When you want to get started with financial planning the basics are the place to start. This article looks at the 3 Basic Buckets To Put Your Money. There are additional resource links at the end of this article.
There are different places that you can put your money. None are right for every situation. Each has its own distinct advantages and disadvantages. This is a brief summary of each.
Taxable – These are accounts that have no tax advantage. You pay tax on the money that you deposit. You pay tax on any returns. You are taxed coming and going. So why would you put money in this type of account? Liquidity! This is the type of account that we want to keep our emergency money. We want to grow this account over time so that we have 3 to 6 months of living expenses in this account. Examples include checking, savings, and money market accounts. While individual stocks and mutual funds could be considered in this group I would not keep our emergency funds in these. You could include CD’s since if you needed to the institution that holds the CD’s will usually allow loans using the CD as collateral. Another reason to use these may also be used when you have exhausted your ability to contribute to the other types of accounts. They have no contribution limits and in some cases that can be attractive.
Tax deductible – These are accounts that allow deposits to be places into the account on a tax deductible basis. The money that is put in is not taxed. The money and any earnings that are credited are not taxed, if certain conditions are met. We are not required to pay the tax until we make withdrawals.
A farmer plants seed in the ground. He does not pay tax on the value of the seed. The seed grows and he does not pay tax on the value of the plants as they mature. At harvest time, the farmer harvests the plants. This is when the tax is paid. The tax is based on the value of the harvest and it is not paid until that time. Which has a higher value the seed or the harvest? Under most circumstances, it will be the harvest.
There are several examples that fall into this category:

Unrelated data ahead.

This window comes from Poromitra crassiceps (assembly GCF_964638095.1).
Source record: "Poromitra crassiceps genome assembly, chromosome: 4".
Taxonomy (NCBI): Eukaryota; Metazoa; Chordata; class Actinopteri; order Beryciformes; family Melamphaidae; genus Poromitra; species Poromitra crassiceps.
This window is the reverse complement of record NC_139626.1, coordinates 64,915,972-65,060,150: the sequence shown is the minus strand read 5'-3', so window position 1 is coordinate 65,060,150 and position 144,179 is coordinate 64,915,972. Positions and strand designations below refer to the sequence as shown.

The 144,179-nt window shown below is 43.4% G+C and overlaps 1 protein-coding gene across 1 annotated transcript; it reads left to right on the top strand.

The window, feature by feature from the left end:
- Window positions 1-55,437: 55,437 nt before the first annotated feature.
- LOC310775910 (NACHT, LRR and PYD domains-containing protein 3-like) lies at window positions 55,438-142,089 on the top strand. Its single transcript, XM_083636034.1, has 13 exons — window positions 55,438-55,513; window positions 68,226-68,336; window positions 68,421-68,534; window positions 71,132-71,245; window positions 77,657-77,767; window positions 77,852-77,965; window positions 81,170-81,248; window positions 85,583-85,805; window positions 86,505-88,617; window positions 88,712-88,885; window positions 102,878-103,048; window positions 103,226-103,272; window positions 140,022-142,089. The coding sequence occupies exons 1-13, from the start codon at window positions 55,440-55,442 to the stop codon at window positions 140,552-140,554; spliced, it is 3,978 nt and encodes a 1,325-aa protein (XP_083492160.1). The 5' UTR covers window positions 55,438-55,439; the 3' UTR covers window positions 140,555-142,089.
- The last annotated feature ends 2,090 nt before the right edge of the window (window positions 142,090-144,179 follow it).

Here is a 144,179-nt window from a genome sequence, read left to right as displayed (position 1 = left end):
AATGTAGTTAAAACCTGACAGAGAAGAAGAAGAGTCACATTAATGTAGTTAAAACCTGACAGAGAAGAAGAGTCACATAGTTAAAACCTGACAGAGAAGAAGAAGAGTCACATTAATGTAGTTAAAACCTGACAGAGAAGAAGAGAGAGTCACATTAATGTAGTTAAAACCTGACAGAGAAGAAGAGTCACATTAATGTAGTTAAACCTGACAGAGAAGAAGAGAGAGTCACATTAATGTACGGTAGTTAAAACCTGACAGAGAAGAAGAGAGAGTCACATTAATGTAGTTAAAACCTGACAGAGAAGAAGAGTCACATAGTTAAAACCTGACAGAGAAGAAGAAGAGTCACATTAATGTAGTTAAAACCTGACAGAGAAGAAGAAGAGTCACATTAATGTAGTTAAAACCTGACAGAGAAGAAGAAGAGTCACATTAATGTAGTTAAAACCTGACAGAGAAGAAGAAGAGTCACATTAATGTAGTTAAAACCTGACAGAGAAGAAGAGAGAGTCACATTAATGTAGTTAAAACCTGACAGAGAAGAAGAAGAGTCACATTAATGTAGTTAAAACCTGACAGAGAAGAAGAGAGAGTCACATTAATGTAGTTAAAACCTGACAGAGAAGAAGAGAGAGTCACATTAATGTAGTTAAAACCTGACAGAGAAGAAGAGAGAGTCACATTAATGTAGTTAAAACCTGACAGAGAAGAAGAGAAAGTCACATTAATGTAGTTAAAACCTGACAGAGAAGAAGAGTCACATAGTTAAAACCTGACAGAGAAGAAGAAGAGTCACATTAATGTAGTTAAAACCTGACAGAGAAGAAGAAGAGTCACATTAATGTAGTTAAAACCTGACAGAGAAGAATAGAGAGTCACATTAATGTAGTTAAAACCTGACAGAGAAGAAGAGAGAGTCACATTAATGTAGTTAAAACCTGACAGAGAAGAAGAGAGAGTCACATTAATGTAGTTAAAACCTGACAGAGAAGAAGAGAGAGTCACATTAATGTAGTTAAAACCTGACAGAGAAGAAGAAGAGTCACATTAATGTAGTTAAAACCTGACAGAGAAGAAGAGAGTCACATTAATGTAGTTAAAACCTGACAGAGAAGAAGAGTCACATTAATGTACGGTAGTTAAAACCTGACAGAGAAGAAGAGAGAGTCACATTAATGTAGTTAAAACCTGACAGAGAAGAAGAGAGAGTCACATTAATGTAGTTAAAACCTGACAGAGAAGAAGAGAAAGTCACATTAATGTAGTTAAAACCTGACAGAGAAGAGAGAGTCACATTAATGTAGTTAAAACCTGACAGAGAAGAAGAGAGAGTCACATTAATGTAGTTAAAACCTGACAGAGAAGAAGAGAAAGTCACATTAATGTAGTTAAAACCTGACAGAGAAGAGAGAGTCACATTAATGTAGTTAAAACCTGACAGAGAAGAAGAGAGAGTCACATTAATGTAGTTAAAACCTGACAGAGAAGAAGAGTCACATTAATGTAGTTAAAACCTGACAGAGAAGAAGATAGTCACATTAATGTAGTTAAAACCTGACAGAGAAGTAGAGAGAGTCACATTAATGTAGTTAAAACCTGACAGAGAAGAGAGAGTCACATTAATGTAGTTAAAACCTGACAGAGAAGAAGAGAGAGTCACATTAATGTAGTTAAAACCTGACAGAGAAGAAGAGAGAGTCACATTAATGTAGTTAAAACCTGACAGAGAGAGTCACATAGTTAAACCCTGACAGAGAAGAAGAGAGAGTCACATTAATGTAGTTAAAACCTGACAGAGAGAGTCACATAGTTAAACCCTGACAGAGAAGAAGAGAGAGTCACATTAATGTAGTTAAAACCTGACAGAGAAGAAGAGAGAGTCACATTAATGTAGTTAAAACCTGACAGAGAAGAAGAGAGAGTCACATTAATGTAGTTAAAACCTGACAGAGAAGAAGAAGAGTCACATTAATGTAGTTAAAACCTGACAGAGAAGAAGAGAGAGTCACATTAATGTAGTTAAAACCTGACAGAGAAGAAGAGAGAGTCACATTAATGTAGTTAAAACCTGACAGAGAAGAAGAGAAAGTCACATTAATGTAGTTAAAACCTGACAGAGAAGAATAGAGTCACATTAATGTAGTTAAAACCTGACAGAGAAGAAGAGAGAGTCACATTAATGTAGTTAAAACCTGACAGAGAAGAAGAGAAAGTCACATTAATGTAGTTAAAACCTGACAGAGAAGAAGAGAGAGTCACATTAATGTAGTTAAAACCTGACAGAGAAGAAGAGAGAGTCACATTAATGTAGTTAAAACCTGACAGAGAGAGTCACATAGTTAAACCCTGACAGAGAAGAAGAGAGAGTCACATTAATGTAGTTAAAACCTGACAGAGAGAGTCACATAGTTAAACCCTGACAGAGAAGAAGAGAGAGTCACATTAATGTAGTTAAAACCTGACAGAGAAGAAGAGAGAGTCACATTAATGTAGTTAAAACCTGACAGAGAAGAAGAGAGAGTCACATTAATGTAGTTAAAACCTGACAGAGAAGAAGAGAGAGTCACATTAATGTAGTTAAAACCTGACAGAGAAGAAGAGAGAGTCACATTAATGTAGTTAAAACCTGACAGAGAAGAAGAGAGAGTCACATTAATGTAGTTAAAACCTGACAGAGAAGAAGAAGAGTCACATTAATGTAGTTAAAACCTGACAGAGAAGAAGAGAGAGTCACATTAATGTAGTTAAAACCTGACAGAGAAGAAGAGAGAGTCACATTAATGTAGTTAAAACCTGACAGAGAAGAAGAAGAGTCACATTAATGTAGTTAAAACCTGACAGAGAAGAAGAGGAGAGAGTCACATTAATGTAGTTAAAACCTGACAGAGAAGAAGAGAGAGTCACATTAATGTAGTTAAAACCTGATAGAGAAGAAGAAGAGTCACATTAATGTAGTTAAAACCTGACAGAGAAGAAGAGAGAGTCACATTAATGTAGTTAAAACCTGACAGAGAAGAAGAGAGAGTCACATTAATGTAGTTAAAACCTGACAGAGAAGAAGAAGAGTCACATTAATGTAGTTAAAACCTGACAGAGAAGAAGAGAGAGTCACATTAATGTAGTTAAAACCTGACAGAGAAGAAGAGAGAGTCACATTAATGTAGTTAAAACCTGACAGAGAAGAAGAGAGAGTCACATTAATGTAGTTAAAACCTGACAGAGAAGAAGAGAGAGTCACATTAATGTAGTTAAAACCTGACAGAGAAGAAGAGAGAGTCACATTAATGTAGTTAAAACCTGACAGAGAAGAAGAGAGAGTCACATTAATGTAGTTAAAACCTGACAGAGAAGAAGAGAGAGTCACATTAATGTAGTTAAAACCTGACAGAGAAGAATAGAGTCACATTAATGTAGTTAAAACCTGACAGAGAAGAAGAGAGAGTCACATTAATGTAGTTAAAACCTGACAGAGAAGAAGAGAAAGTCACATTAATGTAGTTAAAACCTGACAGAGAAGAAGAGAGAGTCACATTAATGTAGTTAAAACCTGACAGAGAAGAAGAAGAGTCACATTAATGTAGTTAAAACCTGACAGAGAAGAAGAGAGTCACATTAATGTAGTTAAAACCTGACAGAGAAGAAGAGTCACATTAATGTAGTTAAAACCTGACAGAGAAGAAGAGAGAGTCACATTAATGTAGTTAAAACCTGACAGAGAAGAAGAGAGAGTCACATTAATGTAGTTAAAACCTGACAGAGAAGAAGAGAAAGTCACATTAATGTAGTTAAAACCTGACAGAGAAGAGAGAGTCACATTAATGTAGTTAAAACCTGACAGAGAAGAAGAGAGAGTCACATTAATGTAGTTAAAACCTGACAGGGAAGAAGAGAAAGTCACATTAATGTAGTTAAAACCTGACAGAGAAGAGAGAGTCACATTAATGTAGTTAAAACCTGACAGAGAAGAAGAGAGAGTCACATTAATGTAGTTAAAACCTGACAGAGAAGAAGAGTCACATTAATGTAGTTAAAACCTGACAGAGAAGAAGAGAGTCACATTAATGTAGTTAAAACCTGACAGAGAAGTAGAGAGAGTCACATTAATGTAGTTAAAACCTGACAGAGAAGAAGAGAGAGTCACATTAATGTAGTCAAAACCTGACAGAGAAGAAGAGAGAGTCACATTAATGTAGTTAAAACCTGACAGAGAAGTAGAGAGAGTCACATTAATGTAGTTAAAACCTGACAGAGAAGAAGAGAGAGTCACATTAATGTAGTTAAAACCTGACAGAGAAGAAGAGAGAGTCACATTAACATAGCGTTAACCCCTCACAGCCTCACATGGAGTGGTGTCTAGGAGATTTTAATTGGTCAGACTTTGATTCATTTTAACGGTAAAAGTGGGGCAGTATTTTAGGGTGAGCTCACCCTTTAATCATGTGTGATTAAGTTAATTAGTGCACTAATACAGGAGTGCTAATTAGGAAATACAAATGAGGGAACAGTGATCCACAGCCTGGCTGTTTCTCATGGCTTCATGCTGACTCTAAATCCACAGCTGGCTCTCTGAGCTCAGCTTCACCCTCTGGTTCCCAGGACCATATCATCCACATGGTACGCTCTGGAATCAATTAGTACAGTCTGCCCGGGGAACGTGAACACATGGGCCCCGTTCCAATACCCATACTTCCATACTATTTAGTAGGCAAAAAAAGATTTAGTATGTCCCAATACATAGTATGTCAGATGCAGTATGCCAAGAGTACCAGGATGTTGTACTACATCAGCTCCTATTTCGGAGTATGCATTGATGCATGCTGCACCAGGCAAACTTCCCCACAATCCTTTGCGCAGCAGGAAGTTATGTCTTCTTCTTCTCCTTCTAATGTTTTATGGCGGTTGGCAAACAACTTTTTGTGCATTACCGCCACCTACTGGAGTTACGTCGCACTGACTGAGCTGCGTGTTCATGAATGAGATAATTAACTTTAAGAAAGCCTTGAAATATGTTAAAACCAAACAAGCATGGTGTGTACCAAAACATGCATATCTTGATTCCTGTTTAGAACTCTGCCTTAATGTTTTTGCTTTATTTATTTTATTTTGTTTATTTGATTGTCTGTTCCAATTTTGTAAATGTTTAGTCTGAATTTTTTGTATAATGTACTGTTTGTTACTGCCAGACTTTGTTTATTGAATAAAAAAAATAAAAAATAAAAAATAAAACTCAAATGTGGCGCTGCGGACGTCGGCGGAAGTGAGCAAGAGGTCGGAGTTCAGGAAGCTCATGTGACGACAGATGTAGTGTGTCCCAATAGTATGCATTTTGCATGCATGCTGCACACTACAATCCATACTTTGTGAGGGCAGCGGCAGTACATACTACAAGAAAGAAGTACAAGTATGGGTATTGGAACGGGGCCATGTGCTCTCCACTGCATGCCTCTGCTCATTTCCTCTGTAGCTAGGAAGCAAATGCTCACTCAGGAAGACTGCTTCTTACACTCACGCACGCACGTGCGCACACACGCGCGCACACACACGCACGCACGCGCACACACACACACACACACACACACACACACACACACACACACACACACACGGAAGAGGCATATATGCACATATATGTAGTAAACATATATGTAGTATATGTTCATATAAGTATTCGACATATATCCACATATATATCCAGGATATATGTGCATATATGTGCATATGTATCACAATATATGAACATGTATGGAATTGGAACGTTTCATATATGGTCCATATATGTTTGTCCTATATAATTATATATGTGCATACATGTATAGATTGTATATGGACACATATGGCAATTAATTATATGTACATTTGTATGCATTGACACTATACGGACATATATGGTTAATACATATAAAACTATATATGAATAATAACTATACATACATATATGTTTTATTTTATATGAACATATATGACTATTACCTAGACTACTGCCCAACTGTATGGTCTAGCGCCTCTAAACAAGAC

1. Traditional IRA
4. Simple IRA
The biggest advantage to this category is the employer match. This is free money that is hard to turn down. To receive this match, the employee usually has to make contributions of their own. There are penalties for early withdrawals. Some plans allow hardship withdrawals or loans. This is the most common bucket and should certainly be part of your plan if you have an employer that provides matching. You should at least contribute to the point that the matching stops.
Tax deferred – These are accounts that tax the deposits that are made. However, there is no tax as the account grows and no tax on withdrawals. There may be some penalties for early withdrawal depending on the type if account. Let’s go back to our farmer:
Prior to planting the seed a value is established for the seed and a tax is paid accordingly. The seed is planted and it is allowed to grow. There is no tax levied while the plants are growing. The plants are harvested. There is no tax paid at harvest time. This means that we paid a tax on a smaller amount today so that we could avoid paying a tax on a larger amount tomorrow. Some examples of this type of account are:
1. Roth IRAs
2. Roth 401Ks
3. Tax Deferred Annuities
4. Life Insurance distributions prior to death
Like the other examples we have given each have their own advantage and disadvantage. Prior to investing in any of these accounts you should consult a tax professional to determine which is best for your personal situation.